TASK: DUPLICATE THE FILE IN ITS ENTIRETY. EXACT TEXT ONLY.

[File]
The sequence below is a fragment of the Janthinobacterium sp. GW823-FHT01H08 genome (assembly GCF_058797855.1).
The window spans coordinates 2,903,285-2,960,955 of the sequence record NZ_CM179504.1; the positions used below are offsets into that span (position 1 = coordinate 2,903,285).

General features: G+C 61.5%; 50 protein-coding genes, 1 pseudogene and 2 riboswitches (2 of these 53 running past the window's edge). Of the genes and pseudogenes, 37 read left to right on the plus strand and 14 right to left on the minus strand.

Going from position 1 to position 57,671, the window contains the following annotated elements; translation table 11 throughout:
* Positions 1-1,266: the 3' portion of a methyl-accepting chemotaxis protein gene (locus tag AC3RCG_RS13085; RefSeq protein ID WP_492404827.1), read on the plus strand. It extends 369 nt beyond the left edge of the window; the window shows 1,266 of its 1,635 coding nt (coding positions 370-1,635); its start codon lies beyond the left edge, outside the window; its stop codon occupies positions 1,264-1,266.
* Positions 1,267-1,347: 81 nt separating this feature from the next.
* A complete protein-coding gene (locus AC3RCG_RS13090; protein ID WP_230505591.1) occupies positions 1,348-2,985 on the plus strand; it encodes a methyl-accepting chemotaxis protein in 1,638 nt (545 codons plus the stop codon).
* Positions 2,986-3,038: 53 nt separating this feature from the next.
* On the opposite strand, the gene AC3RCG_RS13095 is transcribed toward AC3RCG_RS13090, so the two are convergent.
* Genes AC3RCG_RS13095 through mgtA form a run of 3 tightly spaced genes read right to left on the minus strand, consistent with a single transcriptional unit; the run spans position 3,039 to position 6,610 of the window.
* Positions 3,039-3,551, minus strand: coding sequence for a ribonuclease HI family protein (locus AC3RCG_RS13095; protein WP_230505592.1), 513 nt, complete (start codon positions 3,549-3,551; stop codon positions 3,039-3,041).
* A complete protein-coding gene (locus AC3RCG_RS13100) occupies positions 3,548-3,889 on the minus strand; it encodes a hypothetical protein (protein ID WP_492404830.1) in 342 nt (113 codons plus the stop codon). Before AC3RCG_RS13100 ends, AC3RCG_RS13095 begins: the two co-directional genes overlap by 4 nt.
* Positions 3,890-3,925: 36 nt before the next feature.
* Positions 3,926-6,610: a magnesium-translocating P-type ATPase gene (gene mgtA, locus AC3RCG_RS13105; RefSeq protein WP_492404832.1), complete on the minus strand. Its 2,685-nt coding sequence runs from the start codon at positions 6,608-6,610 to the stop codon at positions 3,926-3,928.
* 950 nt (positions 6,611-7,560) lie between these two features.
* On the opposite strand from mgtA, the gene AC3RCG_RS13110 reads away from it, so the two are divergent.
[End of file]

The sequence below is a fragment of the Janthinobacterium sp. GW823-FHT01H08 genome (assembly GCF_058797855.1).
The window spans coordinates 2,903,285-2,960,955 of the sequence record NZ_CM179504.1; the positions used below are offsets into that span (position 1 = coordinate 2,903,285).

General features: G+C 61.5%; 50 protein-coding genes, 1 pseudogene and 2 riboswitches (2 of these 53 running past the window's edge). Of the genes and pseudogenes, 37 read left to right on the plus strand and 14 right to left on the minus strand.

Going from position 1 to position 57,671, the window contains the following annotated elements; translation table 11 throughout:
* Positions 1-1,266: the 3' portion of a methyl-accepting chemotaxis protein gene (locus tag AC3RCG_RS13085; RefSeq protein ID WP_492404827.1), read on the plus strand. It extends 369 nt beyond the left edge of the window; the window shows 1,266 of its 1,635 coding nt (coding positions 370-1,635); its start codon lies beyond the left edge, outside the window; its stop codon occupies positions 1,264-1,266.
* Positions 1,267-1,347: 81 nt separating this feature from the next.
* A complete protein-coding gene (locus AC3RCG_RS13090; protein ID WP_230505591.1) occupies positions 1,348-2,985 on the plus strand; it encodes a methyl-accepting chemotaxis protein in 1,638 nt (545 codons plus the stop codon).
* Positions 2,986-3,038: 53 nt separating this feature from the next.
* On the opposite strand, the gene AC3RCG_RS13095 is transcribed toward AC3RCG_RS13090, so the two are convergent.
* Genes AC3RCG_RS13095 through mgtA form a run of 3 tightly spaced genes read right to left on the minus strand, consistent with a single transcriptional unit; the run spans position 3,039 to position 6,610 of the window.
* Positions 3,039-3,551, minus strand: coding sequence for a ribonuclease HI family protein (locus AC3RCG_RS13095; protein WP_230505592.1), 513 nt, complete (start codon positions 3,549-3,551; stop codon positions 3,039-3,041).
* A complete protein-coding gene (locus AC3RCG_RS13100) occupies positions 3,548-3,889 on the minus strand; it encodes a hypothetical protein (protein ID WP_492404830.1) in 342 nt (113 codons plus the stop codon). Before AC3RCG_RS13100 ends, AC3RCG_RS13095 begins: the two co-directional genes overlap by 4 nt.
* Positions 3,890-3,925: 36 nt before the next feature.
* Positions 3,926-6,610: a magnesium-translocating P-type ATPase gene (gene mgtA, locus AC3RCG_RS13105; RefSeq protein WP_492404832.1), complete on the minus strand. Its 2,685-nt coding sequence runs from the start codon at positions 6,608-6,610 to the stop codon at positions 3,926-3,928.
* 950 nt (positions 6,611-7,560) lie between these two features.
* On the opposite strand from mgtA, the gene AC3RCG_RS13110 reads away from it, so the two are divergent.